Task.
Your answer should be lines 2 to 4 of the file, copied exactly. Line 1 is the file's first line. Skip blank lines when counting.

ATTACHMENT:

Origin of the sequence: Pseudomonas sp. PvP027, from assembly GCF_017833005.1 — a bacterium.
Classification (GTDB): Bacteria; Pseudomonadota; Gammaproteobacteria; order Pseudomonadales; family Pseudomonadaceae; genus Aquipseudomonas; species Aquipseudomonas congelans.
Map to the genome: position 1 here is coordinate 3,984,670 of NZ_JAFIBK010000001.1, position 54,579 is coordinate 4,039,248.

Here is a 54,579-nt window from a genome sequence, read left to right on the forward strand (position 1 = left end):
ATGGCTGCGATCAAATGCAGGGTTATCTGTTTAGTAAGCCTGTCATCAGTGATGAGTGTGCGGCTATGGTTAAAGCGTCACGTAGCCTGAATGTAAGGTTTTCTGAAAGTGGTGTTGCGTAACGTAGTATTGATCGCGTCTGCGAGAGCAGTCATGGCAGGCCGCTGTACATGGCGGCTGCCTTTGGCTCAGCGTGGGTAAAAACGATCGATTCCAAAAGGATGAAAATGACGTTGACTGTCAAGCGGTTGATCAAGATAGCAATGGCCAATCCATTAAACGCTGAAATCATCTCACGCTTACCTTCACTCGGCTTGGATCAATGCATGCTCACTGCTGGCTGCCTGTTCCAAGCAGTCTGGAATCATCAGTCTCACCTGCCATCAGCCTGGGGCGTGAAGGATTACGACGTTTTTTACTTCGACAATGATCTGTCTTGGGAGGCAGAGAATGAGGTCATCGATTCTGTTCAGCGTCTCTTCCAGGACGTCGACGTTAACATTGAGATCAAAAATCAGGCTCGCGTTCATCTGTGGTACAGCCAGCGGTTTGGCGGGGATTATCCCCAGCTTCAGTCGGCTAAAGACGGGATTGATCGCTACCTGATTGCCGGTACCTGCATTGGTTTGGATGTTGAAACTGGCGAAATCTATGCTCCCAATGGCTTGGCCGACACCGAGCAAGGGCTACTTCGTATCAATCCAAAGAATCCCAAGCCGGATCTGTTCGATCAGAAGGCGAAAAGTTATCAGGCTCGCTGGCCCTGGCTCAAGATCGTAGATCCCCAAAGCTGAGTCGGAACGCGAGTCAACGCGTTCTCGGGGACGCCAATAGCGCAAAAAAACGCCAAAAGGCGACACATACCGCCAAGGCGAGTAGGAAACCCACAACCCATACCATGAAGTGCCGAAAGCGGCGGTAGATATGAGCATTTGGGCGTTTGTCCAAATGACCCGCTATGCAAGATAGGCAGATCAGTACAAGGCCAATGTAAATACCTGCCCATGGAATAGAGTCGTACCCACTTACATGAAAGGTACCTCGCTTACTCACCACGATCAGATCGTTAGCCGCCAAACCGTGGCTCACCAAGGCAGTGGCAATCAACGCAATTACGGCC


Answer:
Classification (GTDB): Bacteria; Pseudomonadota; Gammaproteobacteria; order Pseudomonadales; family Pseudomonadaceae; genus Aquipseudomonas; species Aquipseudomonas congelans.
Map to the genome: position 1 here is coordinate 3,984,670 of NZ_JAFIBK010000001.1, position 54,579 is coordinate 4,039,248.

Here is a 54,579-nt window from a genome sequence, read left to right on the forward strand (position 1 = left end):